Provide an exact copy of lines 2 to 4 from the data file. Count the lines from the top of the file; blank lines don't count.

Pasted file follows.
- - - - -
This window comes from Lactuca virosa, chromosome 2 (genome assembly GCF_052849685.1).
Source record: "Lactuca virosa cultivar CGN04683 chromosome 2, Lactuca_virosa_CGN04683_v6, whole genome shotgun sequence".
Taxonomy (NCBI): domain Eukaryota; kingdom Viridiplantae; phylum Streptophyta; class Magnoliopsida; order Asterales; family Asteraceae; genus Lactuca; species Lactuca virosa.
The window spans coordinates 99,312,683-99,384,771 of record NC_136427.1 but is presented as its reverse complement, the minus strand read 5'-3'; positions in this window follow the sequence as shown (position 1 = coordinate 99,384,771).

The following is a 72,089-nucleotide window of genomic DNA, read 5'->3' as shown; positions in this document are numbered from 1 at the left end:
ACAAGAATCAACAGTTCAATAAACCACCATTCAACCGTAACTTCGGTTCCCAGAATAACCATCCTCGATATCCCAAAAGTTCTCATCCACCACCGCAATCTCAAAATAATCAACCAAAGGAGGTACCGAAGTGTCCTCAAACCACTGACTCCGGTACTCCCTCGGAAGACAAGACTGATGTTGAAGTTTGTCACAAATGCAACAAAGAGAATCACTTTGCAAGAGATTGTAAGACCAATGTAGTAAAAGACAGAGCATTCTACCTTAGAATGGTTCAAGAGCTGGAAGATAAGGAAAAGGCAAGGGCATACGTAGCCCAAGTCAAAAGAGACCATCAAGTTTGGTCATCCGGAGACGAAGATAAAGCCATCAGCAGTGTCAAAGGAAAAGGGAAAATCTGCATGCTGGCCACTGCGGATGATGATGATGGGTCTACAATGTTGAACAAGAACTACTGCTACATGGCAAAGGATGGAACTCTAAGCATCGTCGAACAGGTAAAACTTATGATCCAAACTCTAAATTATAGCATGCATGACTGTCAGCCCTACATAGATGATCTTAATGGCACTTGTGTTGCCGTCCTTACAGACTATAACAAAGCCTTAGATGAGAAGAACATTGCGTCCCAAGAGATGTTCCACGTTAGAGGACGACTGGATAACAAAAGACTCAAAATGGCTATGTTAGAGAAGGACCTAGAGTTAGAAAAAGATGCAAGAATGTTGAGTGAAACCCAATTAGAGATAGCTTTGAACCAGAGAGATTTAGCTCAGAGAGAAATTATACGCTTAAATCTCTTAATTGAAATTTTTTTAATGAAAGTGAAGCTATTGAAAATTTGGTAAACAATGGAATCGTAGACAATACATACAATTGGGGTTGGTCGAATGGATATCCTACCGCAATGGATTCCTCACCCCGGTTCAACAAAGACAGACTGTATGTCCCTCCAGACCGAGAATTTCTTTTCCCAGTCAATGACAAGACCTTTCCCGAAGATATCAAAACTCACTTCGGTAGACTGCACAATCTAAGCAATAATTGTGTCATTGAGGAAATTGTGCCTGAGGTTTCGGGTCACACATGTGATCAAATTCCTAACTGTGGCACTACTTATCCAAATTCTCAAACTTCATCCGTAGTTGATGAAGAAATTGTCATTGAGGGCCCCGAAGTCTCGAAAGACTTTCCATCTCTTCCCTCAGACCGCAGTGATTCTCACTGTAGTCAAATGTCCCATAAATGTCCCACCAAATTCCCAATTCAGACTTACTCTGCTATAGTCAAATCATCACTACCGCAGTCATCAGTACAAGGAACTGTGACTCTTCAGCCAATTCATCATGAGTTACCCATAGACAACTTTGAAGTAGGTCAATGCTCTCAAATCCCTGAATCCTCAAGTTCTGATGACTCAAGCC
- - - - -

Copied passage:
Source record: "Lactuca virosa cultivar CGN04683 chromosome 2, Lactuca_virosa_CGN04683_v6, whole genome shotgun sequence".
Taxonomy (NCBI): domain Eukaryota; kingdom Viridiplantae; phylum Streptophyta; class Magnoliopsida; order Asterales; family Asteraceae; genus Lactuca; species Lactuca virosa.
The window spans coordinates 99,312,683-99,384,771 of record NC_136427.1 but is presented as its reverse complement, the minus strand read 5'-3'; positions in this window follow the sequence as shown (position 1 = coordinate 99,384,771).